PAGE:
When I’m turning left like a bouncy-strided NASCAR driver on the track in the local YMCA, I’m not one to steal a glimpse of the women in their workout clothes. Not that I would admit on a blog my wife reads from time to time, anyway. One thing turns my head every time, though: a metal door marked YMCA Staff Only opened to reveal the workshop within.
Beyond that door lies more than a janitorial closet, although certain supplies are stashed within for easy access on the second floor. In addition to those supplies, the shelves contain various and sundry implements to perform the most basic of repairs throughout the facility and upon some of the machines within. Then my long limbs carry me beyond the doorway.
There’s something about a professional workshop that triggers a certain wistfulness within me. Upon each professional’s bench, implements and tools relevant to the job at hand lie within reach according to a logic and preference to the guy doing the job. He’s got the screwdrivers arranged as he uses them and the lead mallet on a shelf where he can grab it on his way to the end of the printing press to pound the empty paper roll from its roller. When I see the workspace, I can almost see myself doing the job, and in that moment, I slightly transcend myself.
I don’t get that sense in an office environment. If you’ve seen one cubicle, you’ve seen them all. Most of the customization from one job to another involves a different desktop wallpaper and set of applications installed upon a computer. A different set of binders on the bookshelf, if any. A different set of photographs or cutesy individual touches.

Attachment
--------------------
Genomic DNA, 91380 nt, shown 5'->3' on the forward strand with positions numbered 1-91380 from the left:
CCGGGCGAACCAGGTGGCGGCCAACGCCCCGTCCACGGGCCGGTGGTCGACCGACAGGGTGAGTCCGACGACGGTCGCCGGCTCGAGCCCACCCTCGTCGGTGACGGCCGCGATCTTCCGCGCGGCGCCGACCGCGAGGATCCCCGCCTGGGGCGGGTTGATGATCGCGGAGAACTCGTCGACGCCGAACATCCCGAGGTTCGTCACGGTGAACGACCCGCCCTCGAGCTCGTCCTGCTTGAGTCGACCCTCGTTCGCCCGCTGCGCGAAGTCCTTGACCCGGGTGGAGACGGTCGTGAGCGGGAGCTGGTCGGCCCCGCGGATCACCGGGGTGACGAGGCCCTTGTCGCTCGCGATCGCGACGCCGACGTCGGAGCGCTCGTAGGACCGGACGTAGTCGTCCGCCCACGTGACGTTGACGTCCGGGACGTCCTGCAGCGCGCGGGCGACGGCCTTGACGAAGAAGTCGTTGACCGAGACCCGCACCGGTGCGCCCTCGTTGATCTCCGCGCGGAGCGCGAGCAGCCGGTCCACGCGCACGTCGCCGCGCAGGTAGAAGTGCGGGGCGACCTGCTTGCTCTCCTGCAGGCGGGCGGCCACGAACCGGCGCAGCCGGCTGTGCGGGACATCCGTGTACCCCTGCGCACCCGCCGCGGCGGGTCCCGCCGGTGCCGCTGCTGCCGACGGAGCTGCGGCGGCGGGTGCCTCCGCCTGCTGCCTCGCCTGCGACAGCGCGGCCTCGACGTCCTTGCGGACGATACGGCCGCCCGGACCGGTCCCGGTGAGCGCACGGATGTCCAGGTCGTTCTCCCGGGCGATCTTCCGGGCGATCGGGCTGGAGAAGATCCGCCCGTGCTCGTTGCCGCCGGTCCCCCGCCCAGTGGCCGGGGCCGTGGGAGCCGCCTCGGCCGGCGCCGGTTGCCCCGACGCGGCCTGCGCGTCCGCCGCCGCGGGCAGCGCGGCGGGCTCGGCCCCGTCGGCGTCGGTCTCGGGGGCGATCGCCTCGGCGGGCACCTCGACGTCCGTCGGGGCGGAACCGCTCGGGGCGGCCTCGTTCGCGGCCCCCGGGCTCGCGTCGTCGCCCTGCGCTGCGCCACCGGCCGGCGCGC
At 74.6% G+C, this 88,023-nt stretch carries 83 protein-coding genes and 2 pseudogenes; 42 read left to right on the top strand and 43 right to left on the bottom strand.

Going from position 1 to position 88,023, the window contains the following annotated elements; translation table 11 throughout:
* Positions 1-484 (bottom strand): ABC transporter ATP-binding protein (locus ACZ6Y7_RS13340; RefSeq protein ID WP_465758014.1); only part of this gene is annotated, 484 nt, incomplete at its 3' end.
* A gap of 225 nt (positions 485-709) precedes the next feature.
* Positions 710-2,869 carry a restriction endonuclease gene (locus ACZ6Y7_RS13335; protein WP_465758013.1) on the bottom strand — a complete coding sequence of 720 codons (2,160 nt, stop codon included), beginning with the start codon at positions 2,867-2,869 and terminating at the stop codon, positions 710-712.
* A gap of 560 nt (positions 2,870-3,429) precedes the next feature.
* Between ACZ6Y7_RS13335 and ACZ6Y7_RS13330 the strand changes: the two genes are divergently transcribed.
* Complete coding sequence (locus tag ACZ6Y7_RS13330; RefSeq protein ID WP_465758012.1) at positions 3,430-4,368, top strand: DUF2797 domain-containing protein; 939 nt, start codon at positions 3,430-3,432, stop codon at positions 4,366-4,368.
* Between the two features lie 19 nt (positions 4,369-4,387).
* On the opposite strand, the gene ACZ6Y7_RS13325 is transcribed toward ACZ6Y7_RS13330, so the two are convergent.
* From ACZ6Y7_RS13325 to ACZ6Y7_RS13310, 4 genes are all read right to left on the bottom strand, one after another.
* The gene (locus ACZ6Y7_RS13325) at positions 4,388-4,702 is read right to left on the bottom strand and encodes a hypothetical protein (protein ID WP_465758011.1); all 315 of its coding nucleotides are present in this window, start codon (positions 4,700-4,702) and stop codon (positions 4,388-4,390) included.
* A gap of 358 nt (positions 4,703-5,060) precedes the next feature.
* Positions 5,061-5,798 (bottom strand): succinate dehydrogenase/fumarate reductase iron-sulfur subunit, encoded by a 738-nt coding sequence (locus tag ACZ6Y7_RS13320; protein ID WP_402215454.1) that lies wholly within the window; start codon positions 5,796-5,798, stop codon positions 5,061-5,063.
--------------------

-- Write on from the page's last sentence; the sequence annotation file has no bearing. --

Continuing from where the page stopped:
But workbenches, they have different tools and different things. I’ve worked enough different non-office environments that my different workspaces had a variety of implements. My produce back room had machete-like blades for splitting watermelon, knives for trimming ears of corn, Styrofoam trays for packaging product, and a toolbox containing numbers and signs for pricing. My art store shipping and receiving station had a tape gun for closing boxes, sundry pens for counting products, and trays for packing lists. My print shop workbench contained two bottles of highly caustic cleaners, numerous cans of differently colored soy-based ink, screwdrivers for adjusting wheels and for unlocking plates, and the aforementioned lead mallet along with a poem hanging on the file cabinet for me to memorize for my open mic nights.
Maybe my fascination with workbenches stems from my desire for a lost youth where I worked these jobs and marched ever higher in positions and placements until I broke the barrier into business casual and a career. Maybe I long for those olden days when I made something or moved some physical things every day.
Or, just maybe, they continue to trip my imagination in ways that office-based careers and their environments cannot.